|Construction and Landscaping
I had read about various methods for laying down the foundations of a model
railway but decided to use locally available and economic, if somewhat
oversized, 2"x4" and 2"x2" Hemlock framing topped off with
½" good-one-side plywood. This frame isn't fixed in place to
the walls of the room but the fit is so snug it isn't going anywhere
To provide some relief, on top of this basic frame, I applied thin sheets of
Styrofoam, glued together one layer on top of another, carved into shape to
produce a contoured effect and smoothed over with drywall mud. This proved to
very easy to do, somewhat messy but quite heavy; however, the end effect is
very realistic. I then covered this all in appropriate sprinkle-on landscaping
material held in place with diluted white glue.
|An aerial view of north end of both platforms with the N Class
awaiting to depart on its journey.
|An aerial view of main station arrangements.
|The code 75 Peco track outside of the main station area is laid
on sponge foam tapered base pieces, in what I understand is a typical fashion,
which in turn are glued directly onto the plywood. However, the lines and
points throughout the station area are laid directly onto ¼" thick
foam core board as a simple means of keeping everything flat and in an effort
to dampen any noise from running trains. It certainly has kept the track flat,
but it has not dampened any noise (thought for another layout!). All points are
operated remotely by piano wire through bicycle brake sleeve material. This
works for the most part, but I have learned that once fixed in place it is very
difficult to clean or tweak for better operation.
|The coaling stage with crane, E2, IOW Terrier, and N Class all
|Detail of inside modified coal truck at coaling stage.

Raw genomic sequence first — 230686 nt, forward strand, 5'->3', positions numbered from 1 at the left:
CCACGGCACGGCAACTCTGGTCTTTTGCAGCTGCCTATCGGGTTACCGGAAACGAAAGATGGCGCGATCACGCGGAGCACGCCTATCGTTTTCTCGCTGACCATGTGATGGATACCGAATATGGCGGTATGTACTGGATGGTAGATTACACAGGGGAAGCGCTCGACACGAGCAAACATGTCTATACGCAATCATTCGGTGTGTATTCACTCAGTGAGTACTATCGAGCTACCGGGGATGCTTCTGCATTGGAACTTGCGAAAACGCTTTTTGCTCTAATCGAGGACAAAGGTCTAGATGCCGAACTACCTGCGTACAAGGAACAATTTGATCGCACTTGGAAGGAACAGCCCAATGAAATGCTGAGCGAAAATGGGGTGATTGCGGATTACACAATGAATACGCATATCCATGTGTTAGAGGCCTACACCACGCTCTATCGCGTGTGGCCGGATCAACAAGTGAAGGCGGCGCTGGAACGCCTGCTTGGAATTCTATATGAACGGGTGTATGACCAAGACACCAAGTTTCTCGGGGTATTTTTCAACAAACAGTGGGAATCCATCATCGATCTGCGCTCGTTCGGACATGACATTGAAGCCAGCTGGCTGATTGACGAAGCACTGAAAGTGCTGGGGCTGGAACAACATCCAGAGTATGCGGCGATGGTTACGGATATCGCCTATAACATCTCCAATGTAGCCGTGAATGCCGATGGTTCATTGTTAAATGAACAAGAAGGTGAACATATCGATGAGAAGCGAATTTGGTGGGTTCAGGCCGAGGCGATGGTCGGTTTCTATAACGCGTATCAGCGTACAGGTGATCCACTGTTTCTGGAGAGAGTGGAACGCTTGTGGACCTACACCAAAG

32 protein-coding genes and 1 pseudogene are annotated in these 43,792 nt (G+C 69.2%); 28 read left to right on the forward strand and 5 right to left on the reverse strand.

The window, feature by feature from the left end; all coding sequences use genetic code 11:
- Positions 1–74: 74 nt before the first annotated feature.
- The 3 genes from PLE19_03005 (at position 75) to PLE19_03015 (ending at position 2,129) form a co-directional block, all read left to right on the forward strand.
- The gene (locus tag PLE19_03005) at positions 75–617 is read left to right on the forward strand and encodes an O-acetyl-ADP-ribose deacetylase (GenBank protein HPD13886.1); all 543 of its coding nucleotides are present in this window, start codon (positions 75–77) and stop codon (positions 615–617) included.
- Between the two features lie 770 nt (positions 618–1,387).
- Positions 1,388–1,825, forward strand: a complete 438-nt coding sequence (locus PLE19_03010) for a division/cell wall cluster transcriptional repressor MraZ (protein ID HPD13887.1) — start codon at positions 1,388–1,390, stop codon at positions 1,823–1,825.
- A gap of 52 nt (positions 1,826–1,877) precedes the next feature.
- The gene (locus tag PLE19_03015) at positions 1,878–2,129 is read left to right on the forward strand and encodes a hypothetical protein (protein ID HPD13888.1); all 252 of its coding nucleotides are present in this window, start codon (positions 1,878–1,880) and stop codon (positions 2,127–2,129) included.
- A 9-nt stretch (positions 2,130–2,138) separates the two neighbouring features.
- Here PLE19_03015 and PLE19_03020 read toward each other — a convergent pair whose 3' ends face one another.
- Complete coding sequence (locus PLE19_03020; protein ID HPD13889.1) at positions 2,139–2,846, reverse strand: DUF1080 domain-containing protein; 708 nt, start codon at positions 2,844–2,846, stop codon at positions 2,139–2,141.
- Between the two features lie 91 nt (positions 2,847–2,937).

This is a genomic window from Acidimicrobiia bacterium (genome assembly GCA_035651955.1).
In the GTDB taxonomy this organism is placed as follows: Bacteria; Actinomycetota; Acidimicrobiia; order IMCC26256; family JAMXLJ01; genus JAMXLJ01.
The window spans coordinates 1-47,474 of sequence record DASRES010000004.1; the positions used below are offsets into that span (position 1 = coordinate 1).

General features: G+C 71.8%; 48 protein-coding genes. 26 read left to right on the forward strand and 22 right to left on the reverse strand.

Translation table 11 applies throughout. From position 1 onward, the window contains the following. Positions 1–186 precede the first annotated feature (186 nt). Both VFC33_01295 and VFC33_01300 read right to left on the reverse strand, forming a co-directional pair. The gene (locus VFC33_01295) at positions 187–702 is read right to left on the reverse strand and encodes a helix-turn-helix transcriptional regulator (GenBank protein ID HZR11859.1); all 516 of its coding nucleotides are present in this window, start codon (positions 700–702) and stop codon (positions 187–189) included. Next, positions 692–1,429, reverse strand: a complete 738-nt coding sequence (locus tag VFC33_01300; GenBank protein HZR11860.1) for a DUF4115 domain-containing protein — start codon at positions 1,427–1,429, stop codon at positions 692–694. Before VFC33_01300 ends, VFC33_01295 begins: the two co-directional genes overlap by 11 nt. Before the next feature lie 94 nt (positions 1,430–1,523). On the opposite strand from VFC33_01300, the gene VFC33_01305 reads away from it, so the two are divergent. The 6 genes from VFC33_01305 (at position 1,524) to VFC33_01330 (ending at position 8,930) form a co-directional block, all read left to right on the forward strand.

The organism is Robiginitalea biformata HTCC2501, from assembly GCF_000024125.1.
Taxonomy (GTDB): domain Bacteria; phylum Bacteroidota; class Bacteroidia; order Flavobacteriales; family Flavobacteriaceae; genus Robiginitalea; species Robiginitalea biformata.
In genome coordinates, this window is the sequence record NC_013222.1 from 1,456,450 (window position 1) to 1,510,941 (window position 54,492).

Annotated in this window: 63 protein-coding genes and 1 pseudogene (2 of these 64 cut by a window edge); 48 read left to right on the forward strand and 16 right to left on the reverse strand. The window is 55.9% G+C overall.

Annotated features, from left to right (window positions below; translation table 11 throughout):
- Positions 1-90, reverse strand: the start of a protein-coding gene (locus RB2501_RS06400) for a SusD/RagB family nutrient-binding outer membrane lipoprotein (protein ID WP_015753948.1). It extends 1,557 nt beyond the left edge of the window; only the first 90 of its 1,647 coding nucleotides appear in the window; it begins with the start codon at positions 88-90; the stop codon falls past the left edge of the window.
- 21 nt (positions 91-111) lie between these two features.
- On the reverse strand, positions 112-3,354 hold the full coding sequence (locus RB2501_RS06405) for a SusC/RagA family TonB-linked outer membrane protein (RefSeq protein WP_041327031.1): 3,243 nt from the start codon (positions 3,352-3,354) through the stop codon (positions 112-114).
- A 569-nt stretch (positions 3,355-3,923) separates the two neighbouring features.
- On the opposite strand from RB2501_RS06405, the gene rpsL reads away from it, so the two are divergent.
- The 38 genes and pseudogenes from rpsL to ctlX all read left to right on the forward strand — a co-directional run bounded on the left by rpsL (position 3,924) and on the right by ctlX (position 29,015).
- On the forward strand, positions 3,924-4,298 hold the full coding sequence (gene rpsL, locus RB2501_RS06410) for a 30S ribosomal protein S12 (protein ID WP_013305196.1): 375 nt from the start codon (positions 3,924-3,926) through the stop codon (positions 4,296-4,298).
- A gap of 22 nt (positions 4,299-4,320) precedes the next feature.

|View from the south.
|I have also included a short section of 009 narrow gauge track
that leads to a model of the original milking stage. The Mid Sussex Dairy
survived just south of Sheffield Park station until 1933. It would dispatch a
hand pulled cart up the incline once a day to the station, with one churn going
to Buckingham Palace.
The few fences that separate track from open field areas, or which separate
field from field, are all hand made using scale profile spruce and piano wire.
The trees are also hand built, but not all by me. As these fences and trees
were some of the first items built from scratch, it is quite easy to see how
today's skills could improve upon the outcome.
The up and down platform buildings are radically different in style and
original building materials. The main station building, on the down platform,
is a brick structure with many stone framed windows. The upper floor of this
building was designed and built using a decorative exposed wooden framework and
plaster panels. While this proved to be unsatisfactory in real life - it
apparently leaked like a sieve - I chose to model it this way to offer a more
pleasing finished article than the later vertical clay tiling. All windows but
those in the south wall, and all the doors are scratch built because I could
not find suitable pre-fabricated units.
On the other hand, the up platform building is a wooden structure and is far
simpler in design and construction. Again, I chose to build to the plans even
though I believe certain details were altered during construction. This was my
first model building, and I would certainly do things differently if I were
building it today. For instance, I would use thin plywood or plastic stock as
the base frame and apply a suitable surface finish. I have actually built it
all using balsa wood and this is not as stable as I'd like nor is it rigid
enough to maintain straight lines. The front wall somehow twisted and warped a
few days after I had set in some Juneco white metal windows and doors. (Juneco
is a family run Canadian business that produces bits and pieces of fine quality
|It's now 2004 and the station is almost complete.
|Some of the details needed to finish are: guttering and
drainpipes; flashing; finials; door signs and knockers; etc. Also waiting to be
fitted, of course, is the platform canopy.
|The covered wooden footbridge I also built to the plans. The
original was constructed this way and lasted until its demolition in 1949.
Unfortunately I have over-weathered it and need to tone it down a bit; but
that's on the "to-do" list. (I'm sure you know what I mean;
that list that grows faster than one can get to it.)
I have not yet built the original north or south signal boxes, but have
experimented with a stock Ratio Midlands Region plastic kit, bashed to look
somewhat Southern; and while it is quite out of place with the rest of the
layout, it will stay for now. The interior is fully equipped and the roof is
removable to show this off.
|Note the internal detail, including a member of staff in the
|The detailed interior of the Signalbox. Note the Signalman's
bicycle propped up against the box!
All photographs are copyright
This page was last updated 17 March 2006